Chinese drugmakers and pharmacists are paying “limited attention” to the National Essential Medicines List (NEML) in their decisions to manufacture, purchase and stock essential drugs, and prescribing of these medicines is frequently inappropriate, says a new study.

The researchers found that drugmakers in Shandong province – one of China’s more developed regions and where the pharmaceutical industry is an important component of the economy – were producing only 62% of the essential medicines for which they held licenses, while the proportion for those in the less-developed Gansu province was only 50%. Also, more than 40% of pharmacy managers in both provinces did not know the NEML and 60% did not consider it in purchasing decisions, according to authors Wen Chen et al, reporting their findings in BMC Health Services Research this month.

Despite high pharmaceutical spending, China has significant problems relating to medicines access, and tackling this is a central platform of the massive health system reform plan announced by the government last year. But the study shows that manufacturers’ production decisions are determined primarily by economic considerations, with many essential medicines not seen as profitable because of low demand, as well as price and mark-up controls.

The researchers also found that while pharmacies tend to stock what is prescribed, prescribing is motivated partly by financial incentives. Hospital clinicians favor higher-cost medicines not subject to price controls because they generate greater revenues, which puts an added cost burden on patients and health insurance funds, they note.

The study concludes that there are competing interests between drugmakers’ profit orientations and the Chinese government's objective of securing access to affordable essential medicines. Also, the current pricing system has failed to stimulate competition in the production of essential medicines, and hospitals and doctors have no incentive to use cheaper generic versions of these products.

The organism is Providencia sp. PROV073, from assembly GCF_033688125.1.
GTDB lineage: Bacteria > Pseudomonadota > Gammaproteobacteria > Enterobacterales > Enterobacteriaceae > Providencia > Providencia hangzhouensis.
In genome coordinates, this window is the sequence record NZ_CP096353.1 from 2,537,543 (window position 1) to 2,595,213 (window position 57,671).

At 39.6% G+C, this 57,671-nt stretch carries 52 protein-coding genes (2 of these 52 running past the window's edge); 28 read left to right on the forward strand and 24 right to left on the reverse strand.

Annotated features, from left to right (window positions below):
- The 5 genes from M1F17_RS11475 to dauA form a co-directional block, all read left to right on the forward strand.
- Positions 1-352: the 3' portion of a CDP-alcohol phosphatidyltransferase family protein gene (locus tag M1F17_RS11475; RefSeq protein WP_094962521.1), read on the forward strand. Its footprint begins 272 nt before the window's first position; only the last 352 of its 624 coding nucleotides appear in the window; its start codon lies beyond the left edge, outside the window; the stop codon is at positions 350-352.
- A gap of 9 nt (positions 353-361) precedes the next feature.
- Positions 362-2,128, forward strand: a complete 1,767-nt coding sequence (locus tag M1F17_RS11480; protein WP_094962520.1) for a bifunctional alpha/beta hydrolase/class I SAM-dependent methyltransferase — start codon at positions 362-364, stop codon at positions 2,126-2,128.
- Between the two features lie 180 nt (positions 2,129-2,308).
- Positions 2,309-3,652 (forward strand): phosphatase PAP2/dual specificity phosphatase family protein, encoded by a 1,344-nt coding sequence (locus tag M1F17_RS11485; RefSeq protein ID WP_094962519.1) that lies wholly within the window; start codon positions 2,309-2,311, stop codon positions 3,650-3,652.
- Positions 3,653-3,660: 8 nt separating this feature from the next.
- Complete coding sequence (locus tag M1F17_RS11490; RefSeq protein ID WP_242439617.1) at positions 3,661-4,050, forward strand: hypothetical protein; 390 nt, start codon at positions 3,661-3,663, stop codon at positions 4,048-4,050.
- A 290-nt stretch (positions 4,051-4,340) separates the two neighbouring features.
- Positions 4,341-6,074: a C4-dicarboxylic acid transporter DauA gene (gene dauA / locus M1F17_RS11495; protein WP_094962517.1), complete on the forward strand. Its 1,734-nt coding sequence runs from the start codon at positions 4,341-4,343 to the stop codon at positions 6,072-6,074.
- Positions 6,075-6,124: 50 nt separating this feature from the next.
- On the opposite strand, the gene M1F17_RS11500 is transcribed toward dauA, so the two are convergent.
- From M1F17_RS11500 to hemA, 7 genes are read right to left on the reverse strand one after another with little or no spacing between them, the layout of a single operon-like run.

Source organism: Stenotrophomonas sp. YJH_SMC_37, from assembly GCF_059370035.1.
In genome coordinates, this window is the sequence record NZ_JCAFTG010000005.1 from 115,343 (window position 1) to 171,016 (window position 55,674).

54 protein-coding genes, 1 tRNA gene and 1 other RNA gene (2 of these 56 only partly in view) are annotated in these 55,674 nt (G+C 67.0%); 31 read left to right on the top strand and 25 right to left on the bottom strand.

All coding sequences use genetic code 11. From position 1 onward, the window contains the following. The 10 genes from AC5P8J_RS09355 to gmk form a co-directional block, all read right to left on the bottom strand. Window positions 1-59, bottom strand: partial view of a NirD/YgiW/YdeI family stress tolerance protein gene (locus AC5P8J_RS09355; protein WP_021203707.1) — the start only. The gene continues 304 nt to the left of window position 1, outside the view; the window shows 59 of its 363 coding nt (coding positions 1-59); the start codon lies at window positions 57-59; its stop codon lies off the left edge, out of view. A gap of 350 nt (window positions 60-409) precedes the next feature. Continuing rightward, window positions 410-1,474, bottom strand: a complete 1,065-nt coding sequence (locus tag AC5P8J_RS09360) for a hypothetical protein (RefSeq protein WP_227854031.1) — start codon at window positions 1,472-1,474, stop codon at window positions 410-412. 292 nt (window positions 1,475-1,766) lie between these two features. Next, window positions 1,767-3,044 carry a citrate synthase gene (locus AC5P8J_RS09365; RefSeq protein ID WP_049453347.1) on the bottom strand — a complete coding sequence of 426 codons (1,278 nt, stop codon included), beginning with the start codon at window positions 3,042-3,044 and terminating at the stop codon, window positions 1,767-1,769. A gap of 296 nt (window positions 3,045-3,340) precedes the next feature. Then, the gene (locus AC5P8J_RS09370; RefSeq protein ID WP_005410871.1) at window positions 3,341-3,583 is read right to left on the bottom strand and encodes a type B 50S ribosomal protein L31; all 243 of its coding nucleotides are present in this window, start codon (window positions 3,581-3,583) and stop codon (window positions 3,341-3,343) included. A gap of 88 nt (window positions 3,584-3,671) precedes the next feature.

As the government develops its strategy aimed at dealing with the problems of access to medicines, the authors call for policies and incentives to be introduced to facilitate the use of the new NEML (introduced last August) in manufacturing, purchasing, and prescribing decisions at each level of the health care system.

- Earlier this month, Business Monitor International (BMI) forecast that the implementation of the health reform programme will contribute to the value of China’s pharmaceutical market surpassing that of a number of developed nations, including France and Germany, over the next few years, and that pharmaceutical market growth will be driven by the booming economy.

And IMS Health has projected that, with GDP of over $8 trillion, China will become the world’s third-largest pharmaceutical market next year, up from eighth place in 2006 and growing as much as 26% a year on average to 2013. Most growth will continue to come from branded generics manufactured and marketed by established domestic companies, although demand for innovative products from multinational companies is rising in the country’s leading urban centers, it says.